Stories, Learning & Place

Friday, November 23, 2007

Reading at the end of the world
   The New Dark Ages?

The NEA (National Endowment for the Arts) recently published a report that documented a precipitous decline in literary reading among Americans. Chairman Cana Gioio found the news grim:

“This report documents a national crisis,” Gioia said. “Reading develops a capacity for focused attention and imaginative growth that enriches both private and public life. The decline in reading among every segment of the adult population reflects a general collapse in advanced literacy. To lose this human capacity - and all the diverse benefits it fosters - impoverishes both cultural and civic life.”

This follows, somewhat tardily, an earlier report that took a somewhat worse view of the state of literary reading among Americans:

The works of the great poets have never yet been read by mankind, for only great poets can read them. They have only been read as the multitude read the stars, at most astrologically, not astronomically. Most men have learned to read to serve a paltry convenience, as they have learned to cipher in order to keep accounts and not be cheated in trade; but of reading as a noble intellectual exercise they know little or nothing; yet this only is reading, in a high sense, not that which lulls us as a luxury and suffers the nobler faculties to sleep the while, but what we have to stand on tip-toe to read and devote our most alert and wakeful hours to.

Henry David Thoreau, Walden

I began my teaching career hoping we might get nearer Thoreau’s ideal—that more of us might read “as a noble intellectual exercise.” The schools I’ve worked in, however, have increasingly seen reading mostly as something in the realm of accounts and trade, as part of the world of occupations and money. One studies mostly so that one can later make money. This is in harmony with the therapeutic tone of these student-centered schools, which also teach young people that “what’s in it for me?” is the fundamental question that remains when an ethic of self-fulfillment is taught in a narrative environment where ultimate, which is to say religious, concerns are avoided.

Who would expect many people so educated to be drawn to the sort of reading Thoreau is talking about, when videos are more titillating and require less effort? Expecting a nation of readers at this stage of the game would be foolish, as would be expecting any real educational leadership from our official leaders, who did not get where they are by giving long hours to the best that has been thought and said.

As with all reports based on survey data, we have willful readers who point out the numbers may not mean what it is claimed they mean. In this case, the critic ignores the important point that the NEA is talking about literary reading, and not merely scanning the sports page or the twitterings of friends. Nevertheless, the constant disagreement and argument over virtually all the education data we have gives us a great variety of possible opinions with no certain way of knowing the truth, and so our plight is that we remain quite free to think whatever we want, which is much of the reason these reports seldom have much impact.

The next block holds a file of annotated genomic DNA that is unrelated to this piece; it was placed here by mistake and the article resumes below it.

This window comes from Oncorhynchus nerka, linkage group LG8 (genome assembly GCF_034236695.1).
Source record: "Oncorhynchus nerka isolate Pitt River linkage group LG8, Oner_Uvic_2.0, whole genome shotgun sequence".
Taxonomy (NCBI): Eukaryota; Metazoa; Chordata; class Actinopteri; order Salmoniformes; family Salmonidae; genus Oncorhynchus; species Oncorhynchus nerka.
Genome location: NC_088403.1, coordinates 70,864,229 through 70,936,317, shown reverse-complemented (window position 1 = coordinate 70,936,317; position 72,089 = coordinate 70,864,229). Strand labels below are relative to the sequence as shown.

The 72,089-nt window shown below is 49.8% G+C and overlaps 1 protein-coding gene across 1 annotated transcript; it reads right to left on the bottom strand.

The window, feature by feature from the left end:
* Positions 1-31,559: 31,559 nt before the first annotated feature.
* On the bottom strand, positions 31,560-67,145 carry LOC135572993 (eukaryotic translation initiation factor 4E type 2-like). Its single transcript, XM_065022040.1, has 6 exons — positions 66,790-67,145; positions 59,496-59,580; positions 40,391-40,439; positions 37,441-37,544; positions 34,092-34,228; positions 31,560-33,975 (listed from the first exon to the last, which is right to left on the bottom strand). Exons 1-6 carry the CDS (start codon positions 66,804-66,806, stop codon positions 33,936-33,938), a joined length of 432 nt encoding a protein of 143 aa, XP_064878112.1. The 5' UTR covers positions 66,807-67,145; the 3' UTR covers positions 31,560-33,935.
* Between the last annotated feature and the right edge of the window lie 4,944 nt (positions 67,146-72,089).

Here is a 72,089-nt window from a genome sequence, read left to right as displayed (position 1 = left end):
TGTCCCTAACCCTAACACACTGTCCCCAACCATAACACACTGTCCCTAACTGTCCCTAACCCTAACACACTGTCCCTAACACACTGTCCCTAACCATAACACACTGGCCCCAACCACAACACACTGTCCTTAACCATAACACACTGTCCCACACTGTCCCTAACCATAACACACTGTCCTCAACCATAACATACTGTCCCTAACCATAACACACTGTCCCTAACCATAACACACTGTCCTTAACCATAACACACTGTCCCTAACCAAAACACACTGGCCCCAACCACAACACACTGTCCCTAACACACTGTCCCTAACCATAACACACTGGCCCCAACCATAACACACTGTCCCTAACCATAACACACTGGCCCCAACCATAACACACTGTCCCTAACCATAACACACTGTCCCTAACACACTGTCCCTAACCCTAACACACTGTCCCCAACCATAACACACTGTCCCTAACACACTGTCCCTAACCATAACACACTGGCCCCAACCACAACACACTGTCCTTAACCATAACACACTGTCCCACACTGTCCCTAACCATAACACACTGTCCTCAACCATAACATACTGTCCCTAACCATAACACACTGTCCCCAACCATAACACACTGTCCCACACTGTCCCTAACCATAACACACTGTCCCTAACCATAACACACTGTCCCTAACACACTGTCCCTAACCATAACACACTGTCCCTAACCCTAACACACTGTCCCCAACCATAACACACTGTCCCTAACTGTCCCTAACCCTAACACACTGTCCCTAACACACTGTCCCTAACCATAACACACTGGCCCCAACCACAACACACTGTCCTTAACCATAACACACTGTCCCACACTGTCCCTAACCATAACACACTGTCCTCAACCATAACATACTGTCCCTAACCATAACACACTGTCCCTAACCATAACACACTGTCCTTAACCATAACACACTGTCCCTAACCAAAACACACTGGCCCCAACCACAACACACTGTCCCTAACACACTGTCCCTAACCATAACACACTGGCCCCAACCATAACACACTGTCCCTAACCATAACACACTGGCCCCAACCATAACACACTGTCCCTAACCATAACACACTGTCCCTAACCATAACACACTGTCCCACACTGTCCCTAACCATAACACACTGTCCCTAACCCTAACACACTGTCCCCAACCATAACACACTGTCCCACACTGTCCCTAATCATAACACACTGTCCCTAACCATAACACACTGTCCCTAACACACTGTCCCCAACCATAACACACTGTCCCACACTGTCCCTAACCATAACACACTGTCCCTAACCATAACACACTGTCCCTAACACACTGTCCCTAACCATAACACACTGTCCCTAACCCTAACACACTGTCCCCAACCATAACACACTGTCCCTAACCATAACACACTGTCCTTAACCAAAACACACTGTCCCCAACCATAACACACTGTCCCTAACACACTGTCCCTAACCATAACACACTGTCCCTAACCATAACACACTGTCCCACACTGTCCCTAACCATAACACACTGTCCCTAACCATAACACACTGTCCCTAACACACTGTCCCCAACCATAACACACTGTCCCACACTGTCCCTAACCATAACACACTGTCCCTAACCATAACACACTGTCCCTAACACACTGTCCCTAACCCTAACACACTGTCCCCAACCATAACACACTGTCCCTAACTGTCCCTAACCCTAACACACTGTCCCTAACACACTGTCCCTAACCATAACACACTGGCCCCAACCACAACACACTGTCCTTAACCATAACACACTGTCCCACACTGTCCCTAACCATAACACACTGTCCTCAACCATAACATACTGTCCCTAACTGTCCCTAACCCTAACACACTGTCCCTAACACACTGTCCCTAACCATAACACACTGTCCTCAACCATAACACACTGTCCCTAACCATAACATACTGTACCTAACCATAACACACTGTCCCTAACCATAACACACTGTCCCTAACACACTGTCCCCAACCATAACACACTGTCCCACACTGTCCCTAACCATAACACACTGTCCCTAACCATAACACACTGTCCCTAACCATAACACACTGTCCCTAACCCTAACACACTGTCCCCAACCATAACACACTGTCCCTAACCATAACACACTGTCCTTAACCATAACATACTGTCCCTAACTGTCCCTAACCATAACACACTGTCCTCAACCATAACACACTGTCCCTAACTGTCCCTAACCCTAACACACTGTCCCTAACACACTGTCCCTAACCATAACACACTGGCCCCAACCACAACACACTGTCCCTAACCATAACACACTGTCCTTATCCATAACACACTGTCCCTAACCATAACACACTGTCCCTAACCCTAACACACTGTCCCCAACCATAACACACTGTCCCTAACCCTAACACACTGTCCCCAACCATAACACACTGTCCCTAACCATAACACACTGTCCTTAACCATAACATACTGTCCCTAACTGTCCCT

My biases, based on my experiences, lead me to think that if we are talking about literary reading, as the NEA says it is, things are quite dismal. The time is long past when I’ve been tempted to support a point with a quote from Donne or Blake. It would sound alien and odd to most listeners. Our literary culture is not really our culture any more.

By 1984, Alasdair MacIntyre, one of the more important moral philosophers during the second half of the twentieth century, observed in After Virtue: A Study in Moral Theory that it was too late to avert a new dark age:

What matters at this stage is the construction of local forms of community within which civility and the intellectual and moral life can be sustained through the new dark ages which are already upon us. . .This time however the barbarians are not waiting beyond the frontiers; they have already been governing us for quite some time.

The first time I read that, I thought MacIntyre was speaking hyperbolically. Now, reading with more experience, I think he was only saying aloud the obvious. Though the NEA does its best to sound the alarm, I find its warning far too mild. One way I read the history of the 1930s and 1940s is that the poetry of totalitarianism, with its grandiose vision of individuals sacrificing to the common good as defined by a ruling elite, clashed with a centuries-long tradition of English poetry in the form of a people whose characters had been influenced by visions of hearth and home, of the essential dignity of every person, and of the sacred duties of liberty.

Today, the poetry of totalitarianism is again ascendant—one hears it at home and abroad—but the cadences of Chaucer, Shakespeare, Milton, Dryden, Wordsworth, Shelley, and Keats have gone mostly silent. For those who cannot or do not read them, they might as well have never existed.

Most public schools are now attended by some young people whose plight is similar to that of the urchin in Auden’s great poem ”The Shield of Achilles”:

A ragged urchin, aimless and alone,
Loitered about that vacancy; a bird
Flew up to safety from his well-aimed stone:
That girls are raped, that two boys knife a third,
Were axioms to him, who’d never heard
Of any world where promises were kept,
Or one could weep because another wept.

Such urchins are what I see beyond the NEA’s numbers.

Posted by Michael L Umphrey on 11/23 at 10:18 PM
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©2007 Michael L. Umphrey
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